During his own presentation Michael Beck, Toronto-based CEO of Intria-HP Corp., an IT outsourcing firm, said outages are caused by technology glitches just 20 per cent of the time. The study blamed human error for 40 per cent of network messes.

Wendy Bartlett, whose title is “indestructible, scalable computing initiative leader” at Compaq, told the audience “you get what you pay for” when hiring. Invite smart technologists to join the networking fold and you’ll have fewer problems. “Your operations shouldn’t be your lowest-paid people who were flipping burgers a week before,” she said. If talent is difficult to find, consider outsourcing portions of IT before sacrificing network availability.

Write things down, Bartlett said. “People’s IQs go down when things go wrong,” but if they have a guide documenting troubleshooting solutions and step-by-step processes to keep the business running, the staff appear that much brighter.

As for “worst practices,” Fabbi said beware service level agreements (SLAs) that seem too good to be true. Some service providers promise uptime in the 5-9s, but can’t deliver. Instead, they might offer a discount when the network fails – and in Fabbi’s opinion, it will fail. “Service providers are making more and more outrageous statements” to win contracts, he said.

Hogwash, said one conference attendee. Omry Farajun, channel manager with Storage Guardian Inc., a backup and restore firm in Toronto, said an SLA is little more than a “game plan” that is only as good the people and the policies involved. “If you’re not going to implement those, what’s the other side of the coin? We’re not an insurance policy.”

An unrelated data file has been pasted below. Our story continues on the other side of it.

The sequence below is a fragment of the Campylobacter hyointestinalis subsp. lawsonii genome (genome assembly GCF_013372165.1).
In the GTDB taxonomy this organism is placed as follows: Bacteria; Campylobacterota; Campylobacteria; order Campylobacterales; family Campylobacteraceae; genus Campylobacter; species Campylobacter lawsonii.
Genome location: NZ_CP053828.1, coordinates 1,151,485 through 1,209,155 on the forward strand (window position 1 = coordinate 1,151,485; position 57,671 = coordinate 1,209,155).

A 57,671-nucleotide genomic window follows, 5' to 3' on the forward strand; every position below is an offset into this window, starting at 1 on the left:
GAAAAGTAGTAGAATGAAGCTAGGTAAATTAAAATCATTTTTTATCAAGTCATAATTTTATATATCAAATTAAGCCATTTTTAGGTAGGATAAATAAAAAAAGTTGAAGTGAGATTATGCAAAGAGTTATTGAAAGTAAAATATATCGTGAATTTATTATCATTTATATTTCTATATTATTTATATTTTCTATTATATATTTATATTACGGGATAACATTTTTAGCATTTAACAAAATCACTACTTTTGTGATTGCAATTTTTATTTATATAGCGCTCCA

Fabbi also warned against throwing money at network problems. Increasing the amount of available bandwidth doesn’t make trouble go away, but simply hides it. As well, not every company should aim for 5-9 availability, because not everyone needs it.

“It’s attainable, but the question is, do you need it?” Fabbi said. “That’s the bigger issue. In parts of your infrastructure it can be attainable, but it may not be what makes your business run. You have to go back to the cost-benefit analysis. Do your risk assessment; calculate the cost of downtime. What’s the likelihood of downtime? Make your cost-benefit justification, which makes it easier to come to some kind of conclusion, what level of availability is required.”

That’s one lesson among many that Meadu from the McMichael Collection planned to take back to Kleinburg. By the end of the presentations he had decided that 5-9s aren’t all that important for his workplace, but planning certainly is.

“Internally, we’re probably not so pressed to get 5-9s. We have 99.9 – three nines – which is perfectly acceptable for us.

“There are some ideas I plan to go back and implement, mainly around management and planning,” Meadu continued. “When you’re dealing with day-to-day operations it’s hard to stop and think about the recovery plan. We have a recovery plan, but it’s not properly outlined. We need to practice and make a procedure for major failures.”

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Jim Love, Chief Content Officer, IT World Canada